Safeguarding

Keeping children motivated during lockdown

Parents have been faced with not only looking after their children at home but also providing education. And this includes keeping them motivated while isolating. How can we keep children focused while they continue to study and also provide them with productive activities?

By Adele Edwards on 23 Apr 2020

All schools have now been closed for a number of weeks in the UK, apart from the children of essential workers, meaning parents have been faced with not only looking after their children at home but also providing education. And this includes keeping them motivated while isolating.

Keeping children focused while they continue to study and also provide them with productive activities can be a difficult task. However according to Dr Kathryn Weston, CEO of Tooled Up Education, this can also be a great opportunity to teach your children life skills. This could encourage your children to use research skills.

Although the current situation with coronavirus can cause stress and anxiety for children, it is important that parents keep calm and positive, and control their emotions in front of their children. “Parents have to model a sense of hope and positivity, as hard as that is,” Weston said, explaining that teaching children about emotional resilience can help them to learn the areas of life they can control in uncertain times (CNBC, Mar 30 2020).

The restrictions during lockdown, which limits us to the amount of times we can leave the house to visit supermarkets and, in some instances, how many items we can buy, offers an opportunity to teach children about rationing, cooking and budgeting. Other suggestions include sewing, knitting and gardening as these are skills that can encourage children to be self-sufficient.

Routines:

It can be difficult for parents to maintain a routine when having to spend the entire day at home and keeping a structure can be hard to do. Trying to have a classroom setting is not practical but having a plan each day can be useful. Natalie Costa, an Education Coach, speaking to the ‘Independent’ informs that older children can create a timetable to help form a structure. Another useful idea is having family meetings where everyone can discuss how they feel about the changes taking place.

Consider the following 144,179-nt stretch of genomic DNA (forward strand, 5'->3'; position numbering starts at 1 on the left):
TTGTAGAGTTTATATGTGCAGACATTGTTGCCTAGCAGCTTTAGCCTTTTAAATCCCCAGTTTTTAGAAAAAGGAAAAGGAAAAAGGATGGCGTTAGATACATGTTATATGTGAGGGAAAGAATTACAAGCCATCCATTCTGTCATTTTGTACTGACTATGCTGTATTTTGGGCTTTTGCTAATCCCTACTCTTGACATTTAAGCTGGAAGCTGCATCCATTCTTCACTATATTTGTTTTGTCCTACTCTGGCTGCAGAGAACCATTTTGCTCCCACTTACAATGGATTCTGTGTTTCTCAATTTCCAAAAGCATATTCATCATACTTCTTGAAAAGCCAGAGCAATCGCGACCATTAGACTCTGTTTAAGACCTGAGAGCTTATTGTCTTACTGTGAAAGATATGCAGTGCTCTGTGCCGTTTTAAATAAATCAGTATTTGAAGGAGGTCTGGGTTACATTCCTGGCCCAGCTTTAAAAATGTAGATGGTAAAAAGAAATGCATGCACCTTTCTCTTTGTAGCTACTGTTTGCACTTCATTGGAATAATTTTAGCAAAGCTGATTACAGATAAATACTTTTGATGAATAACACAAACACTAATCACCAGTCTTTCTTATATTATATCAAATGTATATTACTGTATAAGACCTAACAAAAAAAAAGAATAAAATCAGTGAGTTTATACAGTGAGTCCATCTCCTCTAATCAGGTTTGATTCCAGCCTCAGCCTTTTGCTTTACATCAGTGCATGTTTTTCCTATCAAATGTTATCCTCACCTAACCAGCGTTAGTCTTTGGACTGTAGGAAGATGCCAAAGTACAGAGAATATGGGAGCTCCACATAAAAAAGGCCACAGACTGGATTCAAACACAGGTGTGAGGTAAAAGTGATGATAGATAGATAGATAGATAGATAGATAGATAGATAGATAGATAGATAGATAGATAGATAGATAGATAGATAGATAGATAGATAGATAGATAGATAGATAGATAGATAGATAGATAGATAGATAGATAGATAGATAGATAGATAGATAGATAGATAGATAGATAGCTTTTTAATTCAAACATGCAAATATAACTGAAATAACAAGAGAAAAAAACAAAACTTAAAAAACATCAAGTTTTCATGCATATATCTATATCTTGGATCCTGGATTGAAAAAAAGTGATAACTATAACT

Sam Cartwright Hatton, Professor of Clinical Child Psychology at the University of Sussex, speaking to the BBC advocates children having clear routines. Particularly younger children having a couple of hours school work in the morning and a specified time for craft work in the afternoon.

The National Literacy Trust have launched an online zone for parents who would like to find ideas and activities for their children while they are isolating at home. These include reading and writing activities, book lists, reading challenges, videos and competitions. The BBC is extending its educational programmes by launching a whole new iPlayer experience for children. The BBC Bitesize is a free online study support resource for school age children.

Children and online safety:

As children will be spending more time at home, this will be the ideal time to teach children how to stay safe online. As they will be accessing the internet more frequently it is important to teach them how to navigate this safely. This could also be a time to teach them how to use and improve their digital skills.

Setting up playdates with their friends via Skype or Zoom can help while children are in self isolation.

The importance of exercise:

Exercise is not only important for a child’s physical health but is also important for their mental health. According to the official NHS guidance, there are two types of physical activity that children and young people need to do each week in order to stay healthy. This includes aerobic exercise such as running, and exercises to strengthen their muscles and bones. The advice is to aim for at least 60 minutes of moderate-intensity physical activity a day across the week. The guidance also advises parents to reduce the time their children spend sitting and lying down and break up the length of time they spend not moving with some form of activity such as walking or bike riding.

Finally, while parents may be anxious to ensure that their children are learning at home, they are advised not to place too much emphasis on doing academic work: "Parents and carers are not teachers, and it is important to also spend time building relationships, enjoying shared activities and reassuring children."


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